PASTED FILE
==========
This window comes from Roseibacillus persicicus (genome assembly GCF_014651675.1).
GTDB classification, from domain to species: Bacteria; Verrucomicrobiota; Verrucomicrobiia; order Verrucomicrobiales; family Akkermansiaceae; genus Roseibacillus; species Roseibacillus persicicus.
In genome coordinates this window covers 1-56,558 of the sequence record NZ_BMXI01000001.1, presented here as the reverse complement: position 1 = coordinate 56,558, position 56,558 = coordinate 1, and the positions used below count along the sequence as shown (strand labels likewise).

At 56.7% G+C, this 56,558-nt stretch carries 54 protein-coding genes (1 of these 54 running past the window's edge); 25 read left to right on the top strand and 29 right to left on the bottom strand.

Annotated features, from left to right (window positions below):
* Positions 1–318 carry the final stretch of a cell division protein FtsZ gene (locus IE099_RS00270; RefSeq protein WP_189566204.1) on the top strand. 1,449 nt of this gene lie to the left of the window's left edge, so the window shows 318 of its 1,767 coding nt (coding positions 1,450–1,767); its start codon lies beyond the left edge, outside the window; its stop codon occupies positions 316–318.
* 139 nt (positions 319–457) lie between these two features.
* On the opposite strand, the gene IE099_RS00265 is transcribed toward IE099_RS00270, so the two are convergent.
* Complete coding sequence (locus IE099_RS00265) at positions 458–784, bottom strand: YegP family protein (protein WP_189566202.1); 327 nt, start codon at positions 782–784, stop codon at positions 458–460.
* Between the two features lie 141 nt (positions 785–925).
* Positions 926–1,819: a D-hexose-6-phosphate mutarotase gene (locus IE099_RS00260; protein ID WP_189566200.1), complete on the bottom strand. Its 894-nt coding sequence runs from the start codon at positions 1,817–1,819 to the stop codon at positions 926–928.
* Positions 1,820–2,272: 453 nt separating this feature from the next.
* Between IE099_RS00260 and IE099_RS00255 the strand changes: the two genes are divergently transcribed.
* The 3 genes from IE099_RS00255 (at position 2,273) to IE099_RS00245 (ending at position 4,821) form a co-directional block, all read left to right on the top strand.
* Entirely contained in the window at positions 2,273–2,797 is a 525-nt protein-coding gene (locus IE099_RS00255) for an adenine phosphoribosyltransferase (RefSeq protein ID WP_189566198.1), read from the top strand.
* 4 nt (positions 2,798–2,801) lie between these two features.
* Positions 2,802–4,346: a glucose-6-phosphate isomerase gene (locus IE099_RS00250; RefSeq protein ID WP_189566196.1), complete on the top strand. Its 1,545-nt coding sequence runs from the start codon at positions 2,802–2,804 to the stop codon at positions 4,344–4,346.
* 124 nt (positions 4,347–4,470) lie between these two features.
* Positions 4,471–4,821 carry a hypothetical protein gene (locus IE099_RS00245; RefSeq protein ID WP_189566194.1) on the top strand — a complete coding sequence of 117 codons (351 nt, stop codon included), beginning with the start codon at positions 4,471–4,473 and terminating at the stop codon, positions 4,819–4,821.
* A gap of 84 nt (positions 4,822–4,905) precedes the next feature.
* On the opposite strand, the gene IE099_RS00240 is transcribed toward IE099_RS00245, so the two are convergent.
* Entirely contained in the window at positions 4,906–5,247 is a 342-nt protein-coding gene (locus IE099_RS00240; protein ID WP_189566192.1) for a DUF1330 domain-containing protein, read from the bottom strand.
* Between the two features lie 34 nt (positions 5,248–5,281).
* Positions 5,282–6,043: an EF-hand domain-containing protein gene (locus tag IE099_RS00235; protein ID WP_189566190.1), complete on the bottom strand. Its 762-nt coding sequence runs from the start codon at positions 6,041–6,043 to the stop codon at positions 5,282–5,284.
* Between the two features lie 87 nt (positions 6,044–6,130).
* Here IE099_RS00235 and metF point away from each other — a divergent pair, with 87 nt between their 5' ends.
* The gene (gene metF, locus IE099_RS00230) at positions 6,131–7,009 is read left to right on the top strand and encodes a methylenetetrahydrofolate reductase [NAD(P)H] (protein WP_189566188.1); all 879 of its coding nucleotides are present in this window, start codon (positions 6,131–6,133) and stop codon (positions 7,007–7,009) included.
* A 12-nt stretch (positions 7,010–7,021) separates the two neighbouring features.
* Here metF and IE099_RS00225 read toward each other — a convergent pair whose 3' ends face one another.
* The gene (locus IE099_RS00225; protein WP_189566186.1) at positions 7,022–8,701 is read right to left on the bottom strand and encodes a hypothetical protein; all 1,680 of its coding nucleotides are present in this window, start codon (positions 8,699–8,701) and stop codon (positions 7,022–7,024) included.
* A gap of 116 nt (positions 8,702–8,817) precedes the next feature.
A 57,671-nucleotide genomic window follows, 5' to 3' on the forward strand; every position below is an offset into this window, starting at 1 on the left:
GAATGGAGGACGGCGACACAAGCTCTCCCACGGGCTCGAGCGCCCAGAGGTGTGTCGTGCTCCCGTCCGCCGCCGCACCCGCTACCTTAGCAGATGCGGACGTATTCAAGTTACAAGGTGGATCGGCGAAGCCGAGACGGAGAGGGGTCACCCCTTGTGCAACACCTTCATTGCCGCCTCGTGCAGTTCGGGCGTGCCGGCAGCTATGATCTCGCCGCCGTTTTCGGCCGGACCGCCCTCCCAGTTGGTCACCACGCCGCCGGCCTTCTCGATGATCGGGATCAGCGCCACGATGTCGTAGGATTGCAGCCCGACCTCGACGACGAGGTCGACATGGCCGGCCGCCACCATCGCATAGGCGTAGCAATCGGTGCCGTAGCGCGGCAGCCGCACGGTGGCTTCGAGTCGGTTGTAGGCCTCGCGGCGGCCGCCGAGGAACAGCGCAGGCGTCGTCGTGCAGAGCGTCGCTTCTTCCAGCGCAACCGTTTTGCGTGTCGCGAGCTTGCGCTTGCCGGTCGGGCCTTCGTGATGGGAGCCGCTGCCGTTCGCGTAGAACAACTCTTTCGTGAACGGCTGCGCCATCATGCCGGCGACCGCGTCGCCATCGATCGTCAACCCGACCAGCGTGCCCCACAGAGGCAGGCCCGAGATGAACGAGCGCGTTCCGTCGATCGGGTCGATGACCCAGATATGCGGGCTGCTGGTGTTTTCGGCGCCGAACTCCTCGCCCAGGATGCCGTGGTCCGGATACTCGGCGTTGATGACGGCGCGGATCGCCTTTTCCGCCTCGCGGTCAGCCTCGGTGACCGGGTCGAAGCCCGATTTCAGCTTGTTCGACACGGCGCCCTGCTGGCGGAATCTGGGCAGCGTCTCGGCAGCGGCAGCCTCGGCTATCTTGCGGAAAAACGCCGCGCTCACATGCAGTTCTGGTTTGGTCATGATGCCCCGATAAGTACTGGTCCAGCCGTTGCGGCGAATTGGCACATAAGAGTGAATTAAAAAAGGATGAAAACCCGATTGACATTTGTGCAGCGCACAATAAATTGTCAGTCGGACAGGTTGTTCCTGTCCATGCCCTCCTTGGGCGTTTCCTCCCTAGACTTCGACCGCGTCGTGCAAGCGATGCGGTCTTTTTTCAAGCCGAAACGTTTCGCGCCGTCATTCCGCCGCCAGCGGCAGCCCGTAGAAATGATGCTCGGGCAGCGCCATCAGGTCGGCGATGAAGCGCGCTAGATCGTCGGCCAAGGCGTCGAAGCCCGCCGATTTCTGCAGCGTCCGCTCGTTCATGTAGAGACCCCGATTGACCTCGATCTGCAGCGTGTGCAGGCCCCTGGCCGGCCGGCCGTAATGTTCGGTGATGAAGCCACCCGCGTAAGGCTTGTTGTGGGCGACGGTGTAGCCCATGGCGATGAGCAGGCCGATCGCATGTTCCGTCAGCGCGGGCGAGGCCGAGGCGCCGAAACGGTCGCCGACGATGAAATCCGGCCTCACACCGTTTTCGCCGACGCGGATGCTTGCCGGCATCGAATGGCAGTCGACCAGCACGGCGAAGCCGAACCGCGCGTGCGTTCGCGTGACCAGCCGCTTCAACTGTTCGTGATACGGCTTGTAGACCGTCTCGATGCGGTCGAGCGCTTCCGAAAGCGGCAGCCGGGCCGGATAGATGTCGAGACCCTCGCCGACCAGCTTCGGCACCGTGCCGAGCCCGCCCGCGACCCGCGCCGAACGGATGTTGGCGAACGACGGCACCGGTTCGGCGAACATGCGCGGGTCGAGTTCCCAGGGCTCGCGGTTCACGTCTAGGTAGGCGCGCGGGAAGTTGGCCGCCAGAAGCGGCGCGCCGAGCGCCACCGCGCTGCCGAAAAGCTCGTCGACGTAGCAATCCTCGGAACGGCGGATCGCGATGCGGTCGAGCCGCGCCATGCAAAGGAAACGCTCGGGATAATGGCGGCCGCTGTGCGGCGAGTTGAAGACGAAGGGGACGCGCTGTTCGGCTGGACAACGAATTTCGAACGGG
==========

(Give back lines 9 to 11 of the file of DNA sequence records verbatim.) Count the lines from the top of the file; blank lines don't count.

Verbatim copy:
* Complete coding sequence (locus IE099_RS00265) at positions 458–784, bottom strand: YegP family protein (protein WP_189566202.1); 327 nt, start codon at positions 782–784, stop codon at positions 458–460.
* Between the two features lie 141 nt (positions 785–925).
* Positions 926–1,819: a D-hexose-6-phosphate mutarotase gene (locus IE099_RS00260; protein ID WP_189566200.1), complete on the bottom strand. Its 894-nt coding sequence runs from the start codon at positions 1,817–1,819 to the stop codon at positions 926–928.